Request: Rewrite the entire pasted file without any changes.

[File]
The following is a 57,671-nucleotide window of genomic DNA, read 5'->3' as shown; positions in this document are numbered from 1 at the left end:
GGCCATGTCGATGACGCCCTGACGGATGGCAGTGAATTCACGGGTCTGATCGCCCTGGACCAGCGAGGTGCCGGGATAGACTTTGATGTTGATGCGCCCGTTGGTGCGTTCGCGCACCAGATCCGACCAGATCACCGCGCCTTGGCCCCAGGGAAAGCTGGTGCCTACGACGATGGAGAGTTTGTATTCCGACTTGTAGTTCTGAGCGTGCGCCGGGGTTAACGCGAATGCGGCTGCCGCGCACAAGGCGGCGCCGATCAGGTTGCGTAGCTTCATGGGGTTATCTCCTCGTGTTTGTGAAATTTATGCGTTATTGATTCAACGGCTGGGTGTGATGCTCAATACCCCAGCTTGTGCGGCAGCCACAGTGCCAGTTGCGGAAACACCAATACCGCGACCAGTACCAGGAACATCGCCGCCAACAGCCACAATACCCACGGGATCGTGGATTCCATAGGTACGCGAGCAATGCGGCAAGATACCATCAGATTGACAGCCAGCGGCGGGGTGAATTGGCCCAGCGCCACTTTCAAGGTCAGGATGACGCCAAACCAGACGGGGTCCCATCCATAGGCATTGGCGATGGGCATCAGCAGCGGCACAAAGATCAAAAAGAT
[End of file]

The following is a 57,671-nucleotide window of genomic DNA, read 5'->3' as shown; positions in this document are numbered from 1 at the left end:
GGCCATGTCGATGACGCCCTGACGGATGGCAGTGAATTCACGGGTCTGATCGCCCTGGACCAGCGAGGTGCCGGGATAGACTTTGATGTTGATGCGCCCGTTGGTGCGTTCGCGCACCAGATCCGACCAGATCACCGCGCCTTGGCCCCAGGGAAAGCTGGTGCCTACGACGATGGAGAGTTTGTATTCCGACTTGTAGTTCTGAGCGTGCGCCGGGGTTAACGCGAATGCGGCTGCCGCGCACAAGGCGGCGCCGATCAGGTTGCGTAGCTTCATGGGGTTATCTCCTCGTGTTTGTGAAATTTATGCGTTATTGATTCAACGGCTGGGTGTGATGCTCAATACCCCAGCTTGTGCGGCAGCCACAGTGCCAGTTGCGGAAACACCAATACCGCGACCAGTACCAGGAACATCGCCGCCAACAGCCACAATACCCACGGGATCGTGGATTCCATAGGTACGCGAGCAATGCGGCAAGATACCATCAGATTGACAGCCAGCGGCGGGGTGAATTGGCCCAGCGCCACTTTCAAGGTCAGGATGACGCCAAACCAGACGGGGTCCCATCCATAGGCATTGGCGATGGGCATCAGCAGCGGCACAAAGATCAAAAAGAT